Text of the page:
Togo and the man who drove his team, Leonhard Seppala, are names known mostly to hardcore followers of the Iditarod race. Seppala made the decision to cross frozen Norton Sound with the serum despite the danger of breaking pack ice that might have cost the team and the children of Nome their lives. Had he not crossed the frozen expanse of sea, though, more children would have died because of the delay in getting the serum to them. Seppala was already widely regarded as the territory’s best musher, and his part of the serum run was certainly the hardest of any of the 20 mushers who participated. Togo worked so hard on the Serum Run he injured himself and never raced again.
During the 625 miles the dogs and men ran from Anchorage to Nome, many Americans were transfixed by the story as it unfolded almost in real time in their homes via the marvelous invention called “radio.” The story gripped the imagination of the entire nation, and once the children of Nome were saved the team led by Balto began touring the country.
Within a couple of years, though, the dogs ended up a permanent attraction in one of the many vaudeville shows that were so popular at the time. The animals were apparently mistreated and not well cared for. George Kimball of Cleveland, Ohio, saw the team in Los Angeles and was appalled at their condition. With the help of Cleveland’s schoolchildren, $2,000.00 was raised and Balto and the rest of the team were purchased from the vaudeville show. The dogs lived in Cleveland for the rest of their lives. After Balto’s death in 1933 he was stuffed, mounted, and placed on display at the Cleveland Museum of Natural History, where I believe he is still a very popular attraction.
Balto, at the Cleveland Museum of Natural History
Togo is also preserved for posterity. His stuffed and mounted form is on display at the Iditarod Trail Sled Dog Race Gift Shop and Museum in Wasilla, Alaska.
Togo, at the Iditarod Trail Museum
The Seppala Siberian Huskies continue to be a much coveted bloodline. Leonhard Seppala imported his dogs from Siberia. They were dogs intended to work hard, pull loads, and last in the harsh Alaskan cold. Most of today’s Siberian Huskies tend to have characteristics more suited to racing, with shorter coats, longer legs, finer bones, and a narrower head. Seppala’s Huskies had wider heads with larger sinus cavities for warming the Arctic air; today’s Siberian Huskies need to be more concerned with heat than with cold.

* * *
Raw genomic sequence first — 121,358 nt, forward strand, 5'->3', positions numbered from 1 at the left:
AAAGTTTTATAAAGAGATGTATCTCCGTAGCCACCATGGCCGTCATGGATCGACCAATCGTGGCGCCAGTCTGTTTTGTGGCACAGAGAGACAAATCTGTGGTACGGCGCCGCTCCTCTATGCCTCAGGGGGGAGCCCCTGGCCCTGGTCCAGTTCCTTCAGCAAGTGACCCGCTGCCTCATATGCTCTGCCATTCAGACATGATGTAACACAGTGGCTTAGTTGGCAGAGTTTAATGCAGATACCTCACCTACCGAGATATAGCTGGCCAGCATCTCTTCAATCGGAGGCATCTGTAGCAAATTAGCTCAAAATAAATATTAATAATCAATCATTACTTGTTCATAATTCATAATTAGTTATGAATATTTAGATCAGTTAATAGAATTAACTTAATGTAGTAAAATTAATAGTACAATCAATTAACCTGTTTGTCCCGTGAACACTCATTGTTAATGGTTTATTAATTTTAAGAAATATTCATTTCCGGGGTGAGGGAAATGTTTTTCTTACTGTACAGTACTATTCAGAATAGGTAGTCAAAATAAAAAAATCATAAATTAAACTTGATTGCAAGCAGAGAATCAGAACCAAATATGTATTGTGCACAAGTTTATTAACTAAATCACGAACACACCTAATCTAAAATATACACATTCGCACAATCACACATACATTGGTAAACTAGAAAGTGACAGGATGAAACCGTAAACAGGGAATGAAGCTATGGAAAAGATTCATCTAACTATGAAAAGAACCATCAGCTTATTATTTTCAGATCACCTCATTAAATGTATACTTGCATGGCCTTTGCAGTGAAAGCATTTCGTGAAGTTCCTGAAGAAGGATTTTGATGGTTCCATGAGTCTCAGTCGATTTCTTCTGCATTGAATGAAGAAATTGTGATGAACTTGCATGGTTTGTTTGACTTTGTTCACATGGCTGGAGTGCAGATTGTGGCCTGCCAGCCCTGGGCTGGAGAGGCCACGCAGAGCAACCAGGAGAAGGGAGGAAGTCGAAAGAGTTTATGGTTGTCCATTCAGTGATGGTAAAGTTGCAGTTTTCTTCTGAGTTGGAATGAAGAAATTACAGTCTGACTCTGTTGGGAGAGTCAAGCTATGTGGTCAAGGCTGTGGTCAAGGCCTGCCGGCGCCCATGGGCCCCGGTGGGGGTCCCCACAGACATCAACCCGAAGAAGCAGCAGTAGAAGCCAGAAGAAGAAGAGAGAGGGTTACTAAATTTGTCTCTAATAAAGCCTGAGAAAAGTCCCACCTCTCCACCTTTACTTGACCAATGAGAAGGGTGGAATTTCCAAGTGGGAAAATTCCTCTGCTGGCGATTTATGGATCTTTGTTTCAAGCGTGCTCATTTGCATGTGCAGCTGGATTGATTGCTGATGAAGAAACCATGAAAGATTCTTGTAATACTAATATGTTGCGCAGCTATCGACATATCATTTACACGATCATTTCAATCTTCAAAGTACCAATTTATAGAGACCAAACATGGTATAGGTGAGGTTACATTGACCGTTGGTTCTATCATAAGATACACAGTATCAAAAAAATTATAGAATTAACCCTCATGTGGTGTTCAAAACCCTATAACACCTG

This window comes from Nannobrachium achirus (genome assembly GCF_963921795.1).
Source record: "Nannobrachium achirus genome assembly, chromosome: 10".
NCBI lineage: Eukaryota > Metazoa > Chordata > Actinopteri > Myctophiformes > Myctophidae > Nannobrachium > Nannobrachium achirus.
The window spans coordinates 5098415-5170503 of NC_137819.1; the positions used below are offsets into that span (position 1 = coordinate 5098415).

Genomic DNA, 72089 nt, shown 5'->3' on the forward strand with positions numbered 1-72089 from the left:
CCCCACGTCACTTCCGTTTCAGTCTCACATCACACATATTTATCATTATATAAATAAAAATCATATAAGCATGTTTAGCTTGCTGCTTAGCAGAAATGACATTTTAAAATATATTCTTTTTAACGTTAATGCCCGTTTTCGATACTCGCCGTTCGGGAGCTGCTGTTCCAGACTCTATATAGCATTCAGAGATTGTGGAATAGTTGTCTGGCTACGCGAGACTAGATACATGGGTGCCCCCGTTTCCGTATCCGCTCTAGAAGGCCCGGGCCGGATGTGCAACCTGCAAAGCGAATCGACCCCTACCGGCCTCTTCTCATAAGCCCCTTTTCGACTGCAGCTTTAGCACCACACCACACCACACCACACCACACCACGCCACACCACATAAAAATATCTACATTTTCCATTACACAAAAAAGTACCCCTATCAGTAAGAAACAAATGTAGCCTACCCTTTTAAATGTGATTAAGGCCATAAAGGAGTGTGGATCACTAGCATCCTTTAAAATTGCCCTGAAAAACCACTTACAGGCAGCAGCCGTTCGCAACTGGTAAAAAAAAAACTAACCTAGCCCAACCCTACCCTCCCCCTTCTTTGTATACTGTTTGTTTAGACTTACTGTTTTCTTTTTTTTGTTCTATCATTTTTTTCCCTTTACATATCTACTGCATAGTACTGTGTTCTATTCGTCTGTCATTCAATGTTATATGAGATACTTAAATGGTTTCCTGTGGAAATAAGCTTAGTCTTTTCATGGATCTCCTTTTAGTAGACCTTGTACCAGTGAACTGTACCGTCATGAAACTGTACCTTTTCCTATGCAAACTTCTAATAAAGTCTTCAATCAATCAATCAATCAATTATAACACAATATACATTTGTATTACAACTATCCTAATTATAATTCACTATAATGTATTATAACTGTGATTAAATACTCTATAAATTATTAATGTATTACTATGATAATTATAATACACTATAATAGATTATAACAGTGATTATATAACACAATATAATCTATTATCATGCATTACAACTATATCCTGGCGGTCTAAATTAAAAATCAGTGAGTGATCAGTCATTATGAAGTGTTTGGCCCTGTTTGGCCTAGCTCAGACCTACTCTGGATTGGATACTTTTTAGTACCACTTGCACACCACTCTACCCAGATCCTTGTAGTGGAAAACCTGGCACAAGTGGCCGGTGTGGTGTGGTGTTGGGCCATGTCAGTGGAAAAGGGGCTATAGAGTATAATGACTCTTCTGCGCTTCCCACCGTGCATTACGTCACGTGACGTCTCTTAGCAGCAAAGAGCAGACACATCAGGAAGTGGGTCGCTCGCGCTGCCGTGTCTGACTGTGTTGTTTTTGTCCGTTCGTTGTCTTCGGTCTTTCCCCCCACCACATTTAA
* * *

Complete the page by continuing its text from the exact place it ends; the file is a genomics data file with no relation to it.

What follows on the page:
The news reports of the Nome epidemic and the publicity afforded by the touring dogs inspired a drive to immunize children against diphtheria. The first successful diphtheria vaccine had been tested in 1924, less than a year before the Nome epidemic. Now, of course, diphtheria vaccines are part of all early childhood immunization programs. If there is any doubt as to whether it might be preferable to allow a child to have the disease rather than inoculate him against it, parents should read a description of the progression of the illness and be informed of the nearly 100% mortality rate prior to the discovery of the antitoxin serum.
In 1966-67 Dorothy Page and Joe Redington Sr. organized the first Iditarod Trail Dog Sled Race to commemorate the original serum relay. In 1973 the race was expanded to its present course. The entire course of the relay from Nenana to Nome has never been covered as quickly as it was between January 28 – February 2, 1925.
Resources for this series of blogs include:
Salisbury, Gay & Laney Salisbury, The Cruelest Miles: The Heroic Story of Dogs and Men in a Race Against an Epidemic (New York: Norton 2003)
Nome Convention & Visitors Bureau (http://www.nomealaska.org/vc/cam-page.htm)
The Official Site of the Iditarod (http://www.iditarod.com)
Kent A. Kantowski’s Serum Run Web Pages (http://www.angelfire.com/ak4/kakphoto/SerumRun/serum_run.htm)
Mike Coppock’s Serum Run Web Page (http://www.dountoothers.org/serumrun.html)
Race To Nome: The Story of the Iditarod Trail Dog Race (http://www.lucidcafe.com/library/iditarod.html)
Balto’s True Story (http://www.baltostruestory.net/)
Norman Vaughan Serum 1925 Run (http://www.serumrun.org/index.html)
The Seppala Siberian Sled Dog Project (http://www.seppalasleddogs.com)